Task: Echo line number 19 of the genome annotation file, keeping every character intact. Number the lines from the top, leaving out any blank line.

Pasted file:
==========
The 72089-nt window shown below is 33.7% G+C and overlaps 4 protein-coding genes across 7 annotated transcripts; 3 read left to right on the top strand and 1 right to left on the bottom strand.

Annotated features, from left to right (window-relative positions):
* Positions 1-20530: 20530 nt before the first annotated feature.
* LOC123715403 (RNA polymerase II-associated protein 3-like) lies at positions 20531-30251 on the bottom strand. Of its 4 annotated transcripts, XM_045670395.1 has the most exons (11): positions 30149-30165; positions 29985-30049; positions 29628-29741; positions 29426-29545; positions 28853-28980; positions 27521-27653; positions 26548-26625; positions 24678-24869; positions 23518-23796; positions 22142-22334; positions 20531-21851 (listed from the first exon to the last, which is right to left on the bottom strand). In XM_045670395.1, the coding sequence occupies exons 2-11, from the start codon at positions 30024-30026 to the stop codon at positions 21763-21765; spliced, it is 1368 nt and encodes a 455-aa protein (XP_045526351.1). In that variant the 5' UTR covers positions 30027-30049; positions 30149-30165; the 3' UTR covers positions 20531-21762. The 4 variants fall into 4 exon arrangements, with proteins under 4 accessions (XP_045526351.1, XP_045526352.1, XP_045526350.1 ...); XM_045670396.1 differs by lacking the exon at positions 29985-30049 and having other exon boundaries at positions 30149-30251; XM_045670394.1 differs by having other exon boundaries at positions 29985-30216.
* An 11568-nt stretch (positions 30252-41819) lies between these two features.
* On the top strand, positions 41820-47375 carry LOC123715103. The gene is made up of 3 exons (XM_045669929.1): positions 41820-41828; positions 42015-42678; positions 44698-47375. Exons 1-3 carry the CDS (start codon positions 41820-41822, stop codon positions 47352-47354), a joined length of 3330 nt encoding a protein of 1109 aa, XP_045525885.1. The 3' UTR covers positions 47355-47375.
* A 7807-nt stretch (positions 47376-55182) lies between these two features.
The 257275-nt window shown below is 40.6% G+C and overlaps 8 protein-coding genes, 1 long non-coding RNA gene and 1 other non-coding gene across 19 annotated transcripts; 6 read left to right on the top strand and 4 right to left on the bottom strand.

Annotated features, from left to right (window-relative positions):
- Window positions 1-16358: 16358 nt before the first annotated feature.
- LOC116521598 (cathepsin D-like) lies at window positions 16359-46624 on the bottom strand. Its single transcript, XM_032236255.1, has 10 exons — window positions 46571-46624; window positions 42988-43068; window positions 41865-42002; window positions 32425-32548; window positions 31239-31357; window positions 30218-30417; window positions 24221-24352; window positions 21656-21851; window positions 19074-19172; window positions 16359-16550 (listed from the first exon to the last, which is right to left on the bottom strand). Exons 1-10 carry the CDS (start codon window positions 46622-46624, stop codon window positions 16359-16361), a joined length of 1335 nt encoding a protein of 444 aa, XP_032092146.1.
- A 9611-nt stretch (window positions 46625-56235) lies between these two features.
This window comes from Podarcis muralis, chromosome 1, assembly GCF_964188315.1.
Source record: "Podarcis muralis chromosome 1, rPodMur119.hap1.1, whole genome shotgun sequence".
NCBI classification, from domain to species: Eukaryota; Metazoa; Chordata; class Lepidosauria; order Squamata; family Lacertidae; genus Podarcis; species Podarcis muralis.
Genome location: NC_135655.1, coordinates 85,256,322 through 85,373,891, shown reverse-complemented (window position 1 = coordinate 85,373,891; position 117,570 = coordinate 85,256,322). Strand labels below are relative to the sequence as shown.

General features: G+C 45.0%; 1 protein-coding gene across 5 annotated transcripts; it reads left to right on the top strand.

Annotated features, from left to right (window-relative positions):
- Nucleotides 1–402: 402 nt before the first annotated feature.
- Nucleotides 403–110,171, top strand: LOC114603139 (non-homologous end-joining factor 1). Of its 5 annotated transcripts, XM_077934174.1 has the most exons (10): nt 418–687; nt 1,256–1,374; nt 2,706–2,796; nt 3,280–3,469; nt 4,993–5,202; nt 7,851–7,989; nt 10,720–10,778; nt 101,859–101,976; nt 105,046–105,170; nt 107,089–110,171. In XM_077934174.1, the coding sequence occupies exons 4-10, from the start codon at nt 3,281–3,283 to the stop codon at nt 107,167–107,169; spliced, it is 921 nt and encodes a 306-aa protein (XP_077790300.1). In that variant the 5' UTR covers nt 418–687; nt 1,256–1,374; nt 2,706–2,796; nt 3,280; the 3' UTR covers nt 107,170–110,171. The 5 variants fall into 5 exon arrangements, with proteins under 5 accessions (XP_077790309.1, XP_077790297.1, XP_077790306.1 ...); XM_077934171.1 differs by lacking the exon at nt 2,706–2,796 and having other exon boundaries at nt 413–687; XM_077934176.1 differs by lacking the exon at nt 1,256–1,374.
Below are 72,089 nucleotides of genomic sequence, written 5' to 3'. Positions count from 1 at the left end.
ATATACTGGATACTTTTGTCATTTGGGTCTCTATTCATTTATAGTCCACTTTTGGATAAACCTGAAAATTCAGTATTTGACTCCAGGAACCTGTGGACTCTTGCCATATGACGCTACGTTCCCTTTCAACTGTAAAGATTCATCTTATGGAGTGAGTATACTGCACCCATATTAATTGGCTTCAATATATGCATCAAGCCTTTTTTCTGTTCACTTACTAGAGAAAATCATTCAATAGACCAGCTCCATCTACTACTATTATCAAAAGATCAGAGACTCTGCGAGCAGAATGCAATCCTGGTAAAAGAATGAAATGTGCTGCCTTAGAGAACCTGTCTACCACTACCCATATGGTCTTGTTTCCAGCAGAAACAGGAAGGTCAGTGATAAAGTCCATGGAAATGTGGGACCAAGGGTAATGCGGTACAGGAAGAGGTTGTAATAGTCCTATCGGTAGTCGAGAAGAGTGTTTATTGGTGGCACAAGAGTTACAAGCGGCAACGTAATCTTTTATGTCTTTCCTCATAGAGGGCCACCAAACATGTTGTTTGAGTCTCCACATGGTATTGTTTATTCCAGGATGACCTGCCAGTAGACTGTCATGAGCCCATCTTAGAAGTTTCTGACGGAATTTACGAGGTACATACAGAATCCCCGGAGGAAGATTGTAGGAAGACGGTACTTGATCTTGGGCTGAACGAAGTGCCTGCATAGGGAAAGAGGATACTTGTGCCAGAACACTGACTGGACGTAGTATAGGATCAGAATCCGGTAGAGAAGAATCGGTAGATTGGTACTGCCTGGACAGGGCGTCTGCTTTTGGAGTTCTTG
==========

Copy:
- Nucleotides 1–402: 402 nt before the first annotated feature.